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Summer Lyric Theatre Receives Bouquets

July 17, 2004

Arthur Nead
Phone: (504) 865-5714

anead@tulane.edu

Creative productions, talented singing and dancing and well-loved offerings have made Tulane's Summer Lyric Theatre a perennial favorite for New Orleans theatergoers.

lyricNow in its 37th season, Summer Lyric's hard work is being recognized with a shower of honors.

"We have had an outstanding year," says Abbe Garfinkel, Summer Lyric Theatre's managing director. "We've received our first-ever National Endowment for the Arts grant. Also, in March we received the 2004 Mayor's Art Award for an Organization, and this April, Michael Howard [an associate professor of music and the theater's producer/ artistic director] was awarded a Lifetime Achievement Award in Theater by the Big Easy Awards program."

The National Endowment for the Arts creativity grant is a grant to aid artistic preservation and provides funds to a program developed by Garfinkel called Summer Lyric Artists in Residence, helping to defray the cost of hiring musicians and dancers for Summer Lyric's productions.

"In essence," she says, "it's helping us support the orchestra. So few theaters have the full orchestra that we still have, with as many as 30 musicians, that creates the sound a show would have had on its opening night on Broadway."

Most of the musicians who perform with Summer Lyric are members of the Louisiana Philharmonic Orchestra. In addition, says Garfinkel, during the past few years the theater has hired young male dancers to round out the dancing chorus.

The grant also is designed to pay for these dancers and choreographers. Howard has been associated with Summer Lyric Theatre from its very first season and has served in a number of capacities, including acting, musical direction, show direction and, for several years, directing the entire program. This year Howard directs The Mikado, the first production of a season-long "grand tour" of exotic times and places.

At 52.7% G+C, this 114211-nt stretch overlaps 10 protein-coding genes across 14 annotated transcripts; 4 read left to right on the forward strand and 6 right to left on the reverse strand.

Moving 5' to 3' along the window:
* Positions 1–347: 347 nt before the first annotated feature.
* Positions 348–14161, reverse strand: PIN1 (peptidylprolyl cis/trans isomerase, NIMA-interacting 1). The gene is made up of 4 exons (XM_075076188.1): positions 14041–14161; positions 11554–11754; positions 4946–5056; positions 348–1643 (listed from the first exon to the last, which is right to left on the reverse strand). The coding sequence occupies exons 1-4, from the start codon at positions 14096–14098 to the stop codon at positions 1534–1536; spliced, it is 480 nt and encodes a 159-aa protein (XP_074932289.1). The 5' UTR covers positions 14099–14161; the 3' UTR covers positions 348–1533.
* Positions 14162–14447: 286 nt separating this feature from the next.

Starting out with The Mikado, set in shogun-era Japan, Summer Lyric travels to the medieval English court of King Arthur in Camelot and wraps up its tour in ancient Egypt with Joseph and the Amazing Technicolor Dreamcoat. The Mikado, one of the most popular of W.S. Gilbert and Arthur Sullivan's works, was first performed in London in 1885.

Summer Lyric hadn't produced a Gilbert and Sullivan operetta in many years, according to Garfinkel, and last year decided to take the plunge.

"We did The Pirates of Penzance, and we were bowled over by the response," she says. "The audience loved it. It was a beautiful show--an opportunity to show off all the lyrical, musical talents that Summer Lyric has and is known for."

This positive response led to a decision to try another Gilbert and Sullivan play this year. The Mikado introduces to the stage a Tulane College student, Kyle Malone, who, according to Garfinkle, is "a fabulous young tenor." Malone has a double major at Tulane in neuroscience and music. Following The Mikado comes one of Summer Lyric's favorites-- Camelot, Alan Jay Lerner and Frederick Loewe's romantic and witty tale based on the legend of King Arthur.

The show stars Melissa Marshall as Guinevere; Richard Hutton, an adjunct professor of music, as King Arthur; and Christopher E. Carey as Lancelot. In the third show of the season-- Andrew Lloyd Webber's rock epic Joseph and the Amazing Technicolor Dreamcoat--the three leads, Lisa Anzelmo, Stuart Metcalf and Patrick Rickerfor, who plays Joseph, are all Tulane graduates.

"They were great friends when they were here," says Garfinkle. "Now they all live within a couple of blocks of each other in New York, where they are making their careers."

Garfinkel has been involved with theater for 25 years. Arriving in New Orleans in 1982, she managed the Saenger Theater, then started her own theater company, the Actor's Warehouse Theater, at the space that is now the True Brew Coffee House. She spent several years managing touring productions, including 10 years as tour manager for Harry Connick Jr.

"What impressed me most and I still am in awe of," says Garfinkel, "is that these shows--these incredibly complex shows--are put together in two and a half weeks from start to finish. From the first paintbrush on a piece of canvas, the first nail in a piece of wood, the first stitch in a costume, the first rehearsal, to opening Night--is only two and one half weeks. The day Mikado closes, we'll go into rehearsals for Camelot, and two and a half weeks later, we'll open Camelot!"

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